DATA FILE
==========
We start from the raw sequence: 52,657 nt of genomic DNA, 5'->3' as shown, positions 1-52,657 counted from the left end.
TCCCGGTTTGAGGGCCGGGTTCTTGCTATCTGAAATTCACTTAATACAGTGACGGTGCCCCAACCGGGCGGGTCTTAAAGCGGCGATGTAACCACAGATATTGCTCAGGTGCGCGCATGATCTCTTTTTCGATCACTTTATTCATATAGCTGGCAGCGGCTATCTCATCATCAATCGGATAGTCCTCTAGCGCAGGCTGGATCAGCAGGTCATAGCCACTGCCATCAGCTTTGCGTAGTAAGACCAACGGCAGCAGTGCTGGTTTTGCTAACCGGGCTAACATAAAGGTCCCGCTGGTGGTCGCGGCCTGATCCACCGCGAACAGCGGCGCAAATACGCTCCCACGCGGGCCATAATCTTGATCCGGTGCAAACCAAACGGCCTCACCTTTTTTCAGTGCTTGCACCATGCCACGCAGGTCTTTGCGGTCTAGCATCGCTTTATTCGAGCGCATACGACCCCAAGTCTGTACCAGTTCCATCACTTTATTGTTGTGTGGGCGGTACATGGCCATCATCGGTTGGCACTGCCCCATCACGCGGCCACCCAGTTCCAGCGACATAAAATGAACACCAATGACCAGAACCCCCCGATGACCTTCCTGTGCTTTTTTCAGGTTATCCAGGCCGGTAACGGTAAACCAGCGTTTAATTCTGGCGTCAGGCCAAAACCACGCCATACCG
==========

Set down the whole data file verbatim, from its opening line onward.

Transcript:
We start from the raw sequence: 52,657 nt of genomic DNA, 5'->3' as shown, positions 1-52,657 counted from the left end.
TCCCGGTTTGAGGGCCGGGTTCTTGCTATCTGAAATTCACTTAATACAGTGACGGTGCCCCAACCGGGCGGGTCTTAAAGCGGCGATGTAACCACAGATATTGCTCAGGTGCGCGCATGATCTCTTTTTCGATCACTTTATTCATATAGCTGGCAGCGGCTATCTCATCATCAATCGGATAGTCCTCTAGCGCAGGCTGGATCAGCAGGTCATAGCCACTGCCATCAGCTTTGCGTAGTAAGACCAACGGCAGCAGTGCTGGTTTTGCTAACCGGGCTAACATAAAGGTCCCGCTGGTGGTCGCGGCCTGATCCACCGCGAACAGCGGCGCAAATACGCTCCCACGCGGGCCATAATCTTGATCCGGTGCAAACCAAACGGCCTCACCTTTTTTCAGTGCTTGCACCATGCCACGCAGGTCTTTGCGGTCTAGCATCGCTTTATTCGAGCGCATACGACCCCAAGTCTGTACCAGTTCCATCACTTTATTGTTGTGTGGGCGGTACATGGCCATCATCGGTTGGCACTGCCCCATCACGCGGCCACCCAGTTCCAGCGACATAAAATGAACACCAATGACCAGAACCCCCCGATGACCTTCCTGTGCTTTTTTCAGGTTATCCAGGCCGGTAACGGTAAACCAGCGTTTAATTCTGGCGTCAGGCCAAAACCACGCCATACCG